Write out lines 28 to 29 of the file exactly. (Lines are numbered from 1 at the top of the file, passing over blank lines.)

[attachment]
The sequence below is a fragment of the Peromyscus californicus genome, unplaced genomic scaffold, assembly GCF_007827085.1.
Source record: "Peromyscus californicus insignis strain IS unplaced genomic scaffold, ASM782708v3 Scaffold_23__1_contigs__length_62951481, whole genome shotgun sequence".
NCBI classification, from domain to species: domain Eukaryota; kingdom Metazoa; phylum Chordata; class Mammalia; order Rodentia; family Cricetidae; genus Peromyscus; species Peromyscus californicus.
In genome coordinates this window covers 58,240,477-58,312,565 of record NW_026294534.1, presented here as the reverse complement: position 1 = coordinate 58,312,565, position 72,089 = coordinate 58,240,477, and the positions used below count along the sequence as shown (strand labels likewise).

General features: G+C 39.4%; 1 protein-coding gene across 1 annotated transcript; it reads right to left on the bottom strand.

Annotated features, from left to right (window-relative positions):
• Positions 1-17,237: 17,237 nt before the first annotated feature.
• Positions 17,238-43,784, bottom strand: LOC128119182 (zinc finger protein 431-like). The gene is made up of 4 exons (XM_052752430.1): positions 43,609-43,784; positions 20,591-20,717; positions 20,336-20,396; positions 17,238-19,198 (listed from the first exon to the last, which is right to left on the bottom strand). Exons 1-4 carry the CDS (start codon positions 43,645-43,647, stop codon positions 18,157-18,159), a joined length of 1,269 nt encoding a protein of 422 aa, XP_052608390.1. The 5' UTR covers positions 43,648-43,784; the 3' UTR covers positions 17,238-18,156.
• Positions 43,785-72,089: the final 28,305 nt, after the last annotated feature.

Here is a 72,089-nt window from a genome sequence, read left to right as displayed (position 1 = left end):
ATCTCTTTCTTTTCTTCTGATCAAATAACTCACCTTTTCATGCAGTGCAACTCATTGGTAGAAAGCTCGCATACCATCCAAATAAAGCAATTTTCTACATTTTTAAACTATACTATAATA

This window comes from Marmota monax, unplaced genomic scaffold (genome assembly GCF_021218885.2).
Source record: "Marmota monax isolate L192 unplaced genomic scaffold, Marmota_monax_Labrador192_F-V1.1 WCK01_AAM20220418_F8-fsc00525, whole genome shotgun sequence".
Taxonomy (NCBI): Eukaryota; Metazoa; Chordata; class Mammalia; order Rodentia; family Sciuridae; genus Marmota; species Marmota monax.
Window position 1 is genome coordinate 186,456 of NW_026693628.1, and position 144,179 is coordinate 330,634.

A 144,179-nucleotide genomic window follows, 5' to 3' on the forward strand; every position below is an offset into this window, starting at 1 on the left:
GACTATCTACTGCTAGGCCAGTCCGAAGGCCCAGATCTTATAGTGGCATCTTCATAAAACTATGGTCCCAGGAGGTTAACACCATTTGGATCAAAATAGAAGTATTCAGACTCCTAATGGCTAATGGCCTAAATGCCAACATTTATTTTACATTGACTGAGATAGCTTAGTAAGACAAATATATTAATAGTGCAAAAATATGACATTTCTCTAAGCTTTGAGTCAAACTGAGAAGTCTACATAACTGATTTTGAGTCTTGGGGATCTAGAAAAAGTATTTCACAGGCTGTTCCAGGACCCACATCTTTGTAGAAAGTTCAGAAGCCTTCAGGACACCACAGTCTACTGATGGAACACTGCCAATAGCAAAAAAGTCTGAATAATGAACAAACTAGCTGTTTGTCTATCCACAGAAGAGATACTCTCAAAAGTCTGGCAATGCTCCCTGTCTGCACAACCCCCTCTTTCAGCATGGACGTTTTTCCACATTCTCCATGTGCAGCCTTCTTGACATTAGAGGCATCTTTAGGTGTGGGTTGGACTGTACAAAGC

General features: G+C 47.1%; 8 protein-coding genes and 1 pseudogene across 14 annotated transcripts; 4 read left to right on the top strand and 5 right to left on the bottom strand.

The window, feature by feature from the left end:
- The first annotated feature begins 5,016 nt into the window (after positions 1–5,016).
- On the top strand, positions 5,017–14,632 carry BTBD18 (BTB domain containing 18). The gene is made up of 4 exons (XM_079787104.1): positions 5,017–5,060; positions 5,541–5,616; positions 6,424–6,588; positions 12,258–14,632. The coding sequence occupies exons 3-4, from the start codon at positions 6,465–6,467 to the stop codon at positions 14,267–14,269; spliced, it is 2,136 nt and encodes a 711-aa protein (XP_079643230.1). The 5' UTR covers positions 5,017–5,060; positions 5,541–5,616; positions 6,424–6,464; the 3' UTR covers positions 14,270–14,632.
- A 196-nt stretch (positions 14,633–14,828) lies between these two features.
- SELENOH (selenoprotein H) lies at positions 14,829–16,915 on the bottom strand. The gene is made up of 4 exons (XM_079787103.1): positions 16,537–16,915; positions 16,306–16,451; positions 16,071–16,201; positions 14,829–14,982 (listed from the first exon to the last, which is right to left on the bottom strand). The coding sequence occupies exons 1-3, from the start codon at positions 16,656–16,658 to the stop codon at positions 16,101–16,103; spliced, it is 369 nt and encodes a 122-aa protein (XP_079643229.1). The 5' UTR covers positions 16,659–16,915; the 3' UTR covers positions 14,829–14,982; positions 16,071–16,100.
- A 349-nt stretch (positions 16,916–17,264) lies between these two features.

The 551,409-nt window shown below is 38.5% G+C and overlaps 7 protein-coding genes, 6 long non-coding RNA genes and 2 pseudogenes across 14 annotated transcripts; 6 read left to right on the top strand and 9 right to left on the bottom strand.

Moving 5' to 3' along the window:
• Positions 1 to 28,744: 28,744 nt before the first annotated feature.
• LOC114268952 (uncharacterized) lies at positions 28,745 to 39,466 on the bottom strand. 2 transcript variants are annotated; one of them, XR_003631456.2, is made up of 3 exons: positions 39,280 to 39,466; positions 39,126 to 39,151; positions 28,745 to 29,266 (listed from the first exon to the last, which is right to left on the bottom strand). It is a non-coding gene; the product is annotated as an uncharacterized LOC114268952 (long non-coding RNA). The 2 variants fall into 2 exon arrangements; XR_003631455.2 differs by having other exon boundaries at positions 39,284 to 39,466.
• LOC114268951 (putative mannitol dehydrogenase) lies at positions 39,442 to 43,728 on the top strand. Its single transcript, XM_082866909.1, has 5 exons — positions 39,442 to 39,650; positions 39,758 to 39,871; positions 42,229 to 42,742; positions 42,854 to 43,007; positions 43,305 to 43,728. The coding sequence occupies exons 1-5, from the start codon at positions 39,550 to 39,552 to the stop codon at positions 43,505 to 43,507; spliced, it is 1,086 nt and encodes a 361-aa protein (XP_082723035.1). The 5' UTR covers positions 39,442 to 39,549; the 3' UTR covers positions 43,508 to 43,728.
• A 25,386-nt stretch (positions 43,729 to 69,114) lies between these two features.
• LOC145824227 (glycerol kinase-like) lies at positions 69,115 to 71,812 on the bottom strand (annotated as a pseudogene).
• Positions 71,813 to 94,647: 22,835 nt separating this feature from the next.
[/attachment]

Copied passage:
• LOC114268952 (uncharacterized) lies at positions 28,745 to 39,466 on the bottom strand. 2 transcript variants are annotated; one of them, XR_003631456.2, is made up of 3 exons: positions 39,280 to 39,466; positions 39,126 to 39,151; positions 28,745 to 29,266 (listed from the first exon to the last, which is right to left on the bottom strand). It is a non-coding gene; the product is annotated as an uncharacterized LOC114268952 (long non-coding RNA). The 2 variants fall into 2 exon arrangements; XR_003631455.2 differs by having other exon boundaries at positions 39,284 to 39,466.
• LOC114268951 (putative mannitol dehydrogenase) lies at positions 39,442 to 43,728 on the top strand. Its single transcript, XM_082866909.1, has 5 exons — positions 39,442 to 39,650; positions 39,758 to 39,871; positions 42,229 to 42,742; positions 42,854 to 43,007; positions 43,305 to 43,728. The coding sequence occupies exons 1-5, from the start codon at positions 39,550 to 39,552 to the stop codon at positions 43,505 to 43,507; spliced, it is 1,086 nt and encodes a 361-aa protein (XP_082723035.1). The 5' UTR covers positions 39,442 to 39,549; the 3' UTR covers positions 43,508 to 43,728.